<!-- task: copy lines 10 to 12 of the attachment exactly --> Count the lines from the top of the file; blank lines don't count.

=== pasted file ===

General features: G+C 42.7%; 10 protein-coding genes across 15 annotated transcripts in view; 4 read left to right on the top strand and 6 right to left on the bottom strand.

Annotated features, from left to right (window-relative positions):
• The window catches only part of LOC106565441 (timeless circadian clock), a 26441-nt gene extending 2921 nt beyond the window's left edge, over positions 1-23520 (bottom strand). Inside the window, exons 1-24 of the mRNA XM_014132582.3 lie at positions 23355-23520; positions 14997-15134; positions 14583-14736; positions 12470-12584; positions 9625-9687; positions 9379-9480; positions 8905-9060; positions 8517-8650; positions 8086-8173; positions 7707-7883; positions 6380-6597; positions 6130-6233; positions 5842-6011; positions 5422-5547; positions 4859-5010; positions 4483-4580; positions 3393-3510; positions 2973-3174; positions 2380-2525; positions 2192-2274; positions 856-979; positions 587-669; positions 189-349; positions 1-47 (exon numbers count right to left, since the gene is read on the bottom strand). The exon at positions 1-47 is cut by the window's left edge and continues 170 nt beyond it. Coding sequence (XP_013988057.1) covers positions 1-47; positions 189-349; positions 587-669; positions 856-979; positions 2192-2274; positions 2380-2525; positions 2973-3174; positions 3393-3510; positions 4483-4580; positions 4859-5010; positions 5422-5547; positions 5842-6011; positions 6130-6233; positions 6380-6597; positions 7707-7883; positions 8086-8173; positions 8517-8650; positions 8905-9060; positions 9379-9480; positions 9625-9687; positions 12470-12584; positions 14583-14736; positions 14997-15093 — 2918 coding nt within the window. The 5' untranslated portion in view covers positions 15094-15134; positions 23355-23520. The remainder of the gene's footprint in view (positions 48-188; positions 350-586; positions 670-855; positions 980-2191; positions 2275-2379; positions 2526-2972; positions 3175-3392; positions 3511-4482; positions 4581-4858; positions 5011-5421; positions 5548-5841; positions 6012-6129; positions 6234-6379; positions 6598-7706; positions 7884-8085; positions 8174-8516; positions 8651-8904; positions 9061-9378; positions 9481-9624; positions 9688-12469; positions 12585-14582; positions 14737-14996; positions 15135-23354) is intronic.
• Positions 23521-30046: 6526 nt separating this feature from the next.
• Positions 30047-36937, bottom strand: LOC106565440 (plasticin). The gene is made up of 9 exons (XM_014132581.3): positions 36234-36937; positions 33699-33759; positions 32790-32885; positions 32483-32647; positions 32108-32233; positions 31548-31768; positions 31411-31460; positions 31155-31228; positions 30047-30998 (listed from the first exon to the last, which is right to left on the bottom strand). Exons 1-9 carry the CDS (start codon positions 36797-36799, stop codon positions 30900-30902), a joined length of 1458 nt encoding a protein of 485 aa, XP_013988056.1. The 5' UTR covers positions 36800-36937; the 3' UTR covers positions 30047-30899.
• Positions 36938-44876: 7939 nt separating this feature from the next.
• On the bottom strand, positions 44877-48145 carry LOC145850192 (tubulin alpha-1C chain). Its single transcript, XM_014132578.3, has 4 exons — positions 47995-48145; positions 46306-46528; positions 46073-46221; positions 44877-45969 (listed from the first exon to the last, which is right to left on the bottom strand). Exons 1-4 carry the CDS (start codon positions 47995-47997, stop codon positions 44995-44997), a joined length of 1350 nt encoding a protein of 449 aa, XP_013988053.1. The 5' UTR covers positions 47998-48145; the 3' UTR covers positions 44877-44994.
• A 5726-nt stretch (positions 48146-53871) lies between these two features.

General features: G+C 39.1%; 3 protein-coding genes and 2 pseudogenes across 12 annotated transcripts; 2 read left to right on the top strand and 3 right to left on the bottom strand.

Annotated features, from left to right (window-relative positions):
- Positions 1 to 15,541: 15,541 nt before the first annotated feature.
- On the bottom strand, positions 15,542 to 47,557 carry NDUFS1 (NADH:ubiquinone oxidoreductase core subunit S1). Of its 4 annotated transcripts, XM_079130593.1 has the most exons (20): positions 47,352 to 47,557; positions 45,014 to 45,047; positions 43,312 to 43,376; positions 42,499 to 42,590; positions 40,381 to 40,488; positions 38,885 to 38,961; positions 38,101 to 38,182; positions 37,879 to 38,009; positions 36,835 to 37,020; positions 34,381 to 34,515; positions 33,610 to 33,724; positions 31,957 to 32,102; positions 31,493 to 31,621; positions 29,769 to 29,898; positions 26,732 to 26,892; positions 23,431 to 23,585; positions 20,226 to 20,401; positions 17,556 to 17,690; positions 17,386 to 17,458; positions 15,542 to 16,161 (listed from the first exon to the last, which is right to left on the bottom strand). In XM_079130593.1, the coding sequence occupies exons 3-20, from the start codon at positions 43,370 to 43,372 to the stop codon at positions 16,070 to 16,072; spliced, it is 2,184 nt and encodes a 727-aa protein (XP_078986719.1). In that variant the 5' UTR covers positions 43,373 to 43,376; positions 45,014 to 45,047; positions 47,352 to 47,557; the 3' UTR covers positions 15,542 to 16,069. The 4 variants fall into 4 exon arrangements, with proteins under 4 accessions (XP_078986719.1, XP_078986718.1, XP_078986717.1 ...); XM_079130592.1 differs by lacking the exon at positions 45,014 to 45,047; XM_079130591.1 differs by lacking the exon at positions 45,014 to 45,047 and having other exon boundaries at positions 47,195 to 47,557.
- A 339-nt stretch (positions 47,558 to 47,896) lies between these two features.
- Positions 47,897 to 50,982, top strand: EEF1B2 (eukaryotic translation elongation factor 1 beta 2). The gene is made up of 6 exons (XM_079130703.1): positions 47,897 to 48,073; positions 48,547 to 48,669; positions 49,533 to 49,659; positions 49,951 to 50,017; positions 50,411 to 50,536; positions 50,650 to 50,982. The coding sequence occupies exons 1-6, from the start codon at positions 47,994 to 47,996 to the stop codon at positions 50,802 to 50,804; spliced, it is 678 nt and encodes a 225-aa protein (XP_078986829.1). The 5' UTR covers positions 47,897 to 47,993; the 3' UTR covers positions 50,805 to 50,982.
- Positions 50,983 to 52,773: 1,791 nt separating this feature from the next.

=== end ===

Annotated features, from left to right (window-relative positions):
- Positions 1 to 15,541: 15,541 nt before the first annotated feature.
- On the bottom strand, positions 15,542 to 47,557 carry NDUFS1 (NADH:ubiquinone oxidoreductase core subunit S1). Of its 4 annotated transcripts, XM_079130593.1 has the most exons (20): positions 47,352 to 47,557; positions 45,014 to 45,047; positions 43,312 to 43,376; positions 42,499 to 42,590; positions 40,381 to 40,488; positions 38,885 to 38,961; positions 38,101 to 38,182; positions 37,879 to 38,009; positions 36,835 to 37,020; positions 34,381 to 34,515; positions 33,610 to 33,724; positions 31,957 to 32,102; positions 31,493 to 31,621; positions 29,769 to 29,898; positions 26,732 to 26,892; positions 23,431 to 23,585; positions 20,226 to 20,401; positions 17,556 to 17,690; positions 17,386 to 17,458; positions 15,542 to 16,161 (listed from the first exon to the last, which is right to left on the bottom strand). In XM_079130593.1, the coding sequence occupies exons 3-20, from the start codon at positions 43,370 to 43,372 to the stop codon at positions 16,070 to 16,072; spliced, it is 2,184 nt and encodes a 727-aa protein (XP_078986719.1). In that variant the 5' UTR covers positions 43,373 to 43,376; positions 45,014 to 45,047; positions 47,352 to 47,557; the 3' UTR covers positions 15,542 to 16,069. The 4 variants fall into 4 exon arrangements, with proteins under 4 accessions (XP_078986719.1, XP_078986718.1, XP_078986717.1 ...); XM_079130592.1 differs by lacking the exon at positions 45,014 to 45,047; XM_079130591.1 differs by lacking the exon at positions 45,014 to 45,047 and having other exon boundaries at positions 47,195 to 47,557.